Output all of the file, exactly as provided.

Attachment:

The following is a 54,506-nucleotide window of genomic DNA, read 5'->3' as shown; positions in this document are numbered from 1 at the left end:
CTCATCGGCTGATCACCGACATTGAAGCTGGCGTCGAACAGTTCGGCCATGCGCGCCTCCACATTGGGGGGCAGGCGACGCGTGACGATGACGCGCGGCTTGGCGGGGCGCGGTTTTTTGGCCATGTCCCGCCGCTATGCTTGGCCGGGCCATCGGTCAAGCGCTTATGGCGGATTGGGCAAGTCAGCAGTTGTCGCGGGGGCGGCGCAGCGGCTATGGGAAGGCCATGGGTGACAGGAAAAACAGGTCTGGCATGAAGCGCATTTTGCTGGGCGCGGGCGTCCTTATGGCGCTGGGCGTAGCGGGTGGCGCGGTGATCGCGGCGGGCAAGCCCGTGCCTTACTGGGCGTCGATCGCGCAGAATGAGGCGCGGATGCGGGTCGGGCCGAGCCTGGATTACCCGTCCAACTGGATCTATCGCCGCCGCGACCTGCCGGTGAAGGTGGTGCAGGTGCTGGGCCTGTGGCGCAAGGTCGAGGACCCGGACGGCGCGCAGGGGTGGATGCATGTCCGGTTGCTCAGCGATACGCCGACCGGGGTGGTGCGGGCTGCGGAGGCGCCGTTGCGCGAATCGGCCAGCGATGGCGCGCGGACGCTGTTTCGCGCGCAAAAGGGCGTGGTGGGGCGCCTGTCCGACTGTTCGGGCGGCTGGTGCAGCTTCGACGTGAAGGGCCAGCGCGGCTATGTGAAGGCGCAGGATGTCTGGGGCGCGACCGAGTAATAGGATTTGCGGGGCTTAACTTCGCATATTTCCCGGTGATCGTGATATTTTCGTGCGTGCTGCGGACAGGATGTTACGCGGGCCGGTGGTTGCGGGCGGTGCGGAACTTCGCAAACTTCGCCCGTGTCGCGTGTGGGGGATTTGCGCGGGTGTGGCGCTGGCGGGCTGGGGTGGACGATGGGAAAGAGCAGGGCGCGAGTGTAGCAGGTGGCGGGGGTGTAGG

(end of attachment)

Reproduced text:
The following is a 54,506-nucleotide window of genomic DNA, read 5'->3' as shown; positions in this document are numbered from 1 at the left end:
CTCATCGGCTGATCACCGACATTGAAGCTGGCGTCGAACAGTTCGGCCATGCGCGCCTCCACATTGGGGGGCAGGCGACGCGTGACGATGACGCGCGGCTTGGCGGGGCGCGGTTTTTTGGCCATGTCCCGCCGCTATGCTTGGCCGGGCCATCGGTCAAGCGCTTATGGCGGATTGGGCAAGTCAGCAGTTGTCGCGGGGGCGGCGCAGCGGCTATGGGAAGGCCATGGGTGACAGGAAAAACAGGTCTGGCATGAAGCGCATTTTGCTGGGCGCGGGCGTCCTTATGGCGCTGGGCGTAGCGGGTGGCGCGGTGATCGCGGCGGGCAAGCCCGTGCCTTACTGGGCGTCGATCGCGCAGAATGAGGCGCGGATGCGGGTCGGGCCGAGCCTGGATTACCCGTCCAACTGGATCTATCGCCGCCGCGACCTGCCGGTGAAGGTGGTGCAGGTGCTGGGCCTGTGGCGCAAGGTCGAGGACCCGGACGGCGCGCAGGGGTGGATGCATGTCCGGTTGCTCAGCGATACGCCGACCGGGGTGGTGCGGGCTGCGGAGGCGCCGTTGCGCGAATCGGCCAGCGATGGCGCGCGGACGCTGTTTCGCGCGCAAAAGGGCGTGGTGGGGCGCCTGTCCGACTGTTCGGGCGGCTGGTGCAGCTTCGACGTGAAGGGCCAGCGCGGCTATGTGAAGGCGCAGGATGTCTGGGGCGCGACCGAGTAATAGGATTTGCGGGGCTTAACTTCGCATATTTCCCGGTGATCGTGATATTTTCGTGCGTGCTGCGGACAGGATGTTACGCGGGCCGGTGGTTGCGGGCGGTGCGGAACTTCGCAAACTTCGCCCGTGTCGCGTGTGGGGGATTTGCGCGGGTGTGGCGCTGGCGGGCTGGGGTGGACGATGGGAAAGAGCAGGGCGCGAGTGTAGCAGGTGGCGGGGGTGTAGG